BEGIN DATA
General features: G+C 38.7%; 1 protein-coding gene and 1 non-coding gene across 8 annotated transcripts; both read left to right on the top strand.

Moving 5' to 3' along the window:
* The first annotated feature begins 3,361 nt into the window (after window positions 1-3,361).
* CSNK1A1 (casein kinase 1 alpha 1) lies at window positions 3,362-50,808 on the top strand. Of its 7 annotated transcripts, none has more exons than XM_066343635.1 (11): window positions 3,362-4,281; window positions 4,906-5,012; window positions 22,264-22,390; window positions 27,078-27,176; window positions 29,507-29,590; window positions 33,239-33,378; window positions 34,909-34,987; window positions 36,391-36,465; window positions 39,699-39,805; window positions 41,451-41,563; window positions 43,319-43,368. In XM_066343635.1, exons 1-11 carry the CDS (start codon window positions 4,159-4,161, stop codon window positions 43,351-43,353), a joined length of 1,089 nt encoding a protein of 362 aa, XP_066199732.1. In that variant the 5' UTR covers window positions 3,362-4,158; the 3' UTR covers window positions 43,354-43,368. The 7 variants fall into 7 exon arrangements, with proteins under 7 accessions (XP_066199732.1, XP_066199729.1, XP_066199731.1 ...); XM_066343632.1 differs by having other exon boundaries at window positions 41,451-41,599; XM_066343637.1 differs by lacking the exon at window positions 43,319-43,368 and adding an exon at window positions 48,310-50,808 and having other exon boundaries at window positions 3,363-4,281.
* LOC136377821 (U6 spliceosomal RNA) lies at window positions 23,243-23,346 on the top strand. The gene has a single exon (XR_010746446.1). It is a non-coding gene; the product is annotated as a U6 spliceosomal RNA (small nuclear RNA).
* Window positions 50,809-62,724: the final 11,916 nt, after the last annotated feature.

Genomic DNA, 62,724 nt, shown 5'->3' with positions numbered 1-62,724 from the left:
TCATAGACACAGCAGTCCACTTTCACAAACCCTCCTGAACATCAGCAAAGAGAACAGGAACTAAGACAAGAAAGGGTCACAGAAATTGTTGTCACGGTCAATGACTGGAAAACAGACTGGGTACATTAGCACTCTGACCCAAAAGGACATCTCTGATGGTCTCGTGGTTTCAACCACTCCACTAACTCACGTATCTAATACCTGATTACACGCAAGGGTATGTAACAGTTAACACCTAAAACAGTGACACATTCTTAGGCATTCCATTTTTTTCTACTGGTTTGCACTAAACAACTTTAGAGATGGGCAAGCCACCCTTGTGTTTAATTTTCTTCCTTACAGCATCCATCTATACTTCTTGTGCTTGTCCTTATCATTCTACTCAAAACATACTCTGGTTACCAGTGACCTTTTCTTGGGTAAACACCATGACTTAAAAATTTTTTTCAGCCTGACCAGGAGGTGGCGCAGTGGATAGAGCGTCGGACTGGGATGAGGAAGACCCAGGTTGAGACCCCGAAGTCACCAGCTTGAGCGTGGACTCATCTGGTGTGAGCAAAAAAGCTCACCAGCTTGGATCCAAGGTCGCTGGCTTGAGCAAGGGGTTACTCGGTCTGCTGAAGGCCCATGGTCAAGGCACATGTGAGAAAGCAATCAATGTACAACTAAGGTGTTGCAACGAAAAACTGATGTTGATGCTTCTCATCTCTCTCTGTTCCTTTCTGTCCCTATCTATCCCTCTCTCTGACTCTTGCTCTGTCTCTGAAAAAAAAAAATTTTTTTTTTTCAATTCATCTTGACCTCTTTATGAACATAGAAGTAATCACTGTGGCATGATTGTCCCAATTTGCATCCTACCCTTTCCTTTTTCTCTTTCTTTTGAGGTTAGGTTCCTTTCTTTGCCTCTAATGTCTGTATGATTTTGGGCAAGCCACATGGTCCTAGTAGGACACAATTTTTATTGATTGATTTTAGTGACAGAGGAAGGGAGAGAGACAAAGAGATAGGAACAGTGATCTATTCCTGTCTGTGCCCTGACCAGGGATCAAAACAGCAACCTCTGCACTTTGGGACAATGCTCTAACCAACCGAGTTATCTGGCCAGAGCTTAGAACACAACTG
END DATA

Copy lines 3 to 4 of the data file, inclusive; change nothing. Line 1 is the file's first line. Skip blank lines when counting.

* The first annotated feature begins 3,361 nt into the window (after window positions 1-3,361).
* CSNK1A1 (casein kinase 1 alpha 1) lies at window positions 3,362-50,808 on the top strand. Of its 7 annotated transcripts, none has more exons than XM_066343635.1 (11): window positions 3,362-4,281; window positions 4,906-5,012; window positions 22,264-22,390; window positions 27,078-27,176; window positions 29,507-29,590; window positions 33,239-33,378; window positions 34,909-34,987; window positions 36,391-36,465; window positions 39,699-39,805; window positions 41,451-41,563; window positions 43,319-43,368. In XM_066343635.1, exons 1-11 carry the CDS (start codon window positions 4,159-4,161, stop codon window positions 43,351-43,353), a joined length of 1,089 nt encoding a protein of 362 aa, XP_066199732.1. In that variant the 5' UTR covers window positions 3,362-4,158; the 3' UTR covers window positions 43,354-43,368. The 7 variants fall into 7 exon arrangements, with proteins under 7 accessions (XP_066199732.1, XP_066199729.1, XP_066199731.1 ...); XM_066343632.1 differs by having other exon boundaries at window positions 41,451-41,599; XM_066343637.1 differs by lacking the exon at window positions 43,319-43,368 and adding an exon at window positions 48,310-50,808 and having other exon boundaries at window positions 3,363-4,281.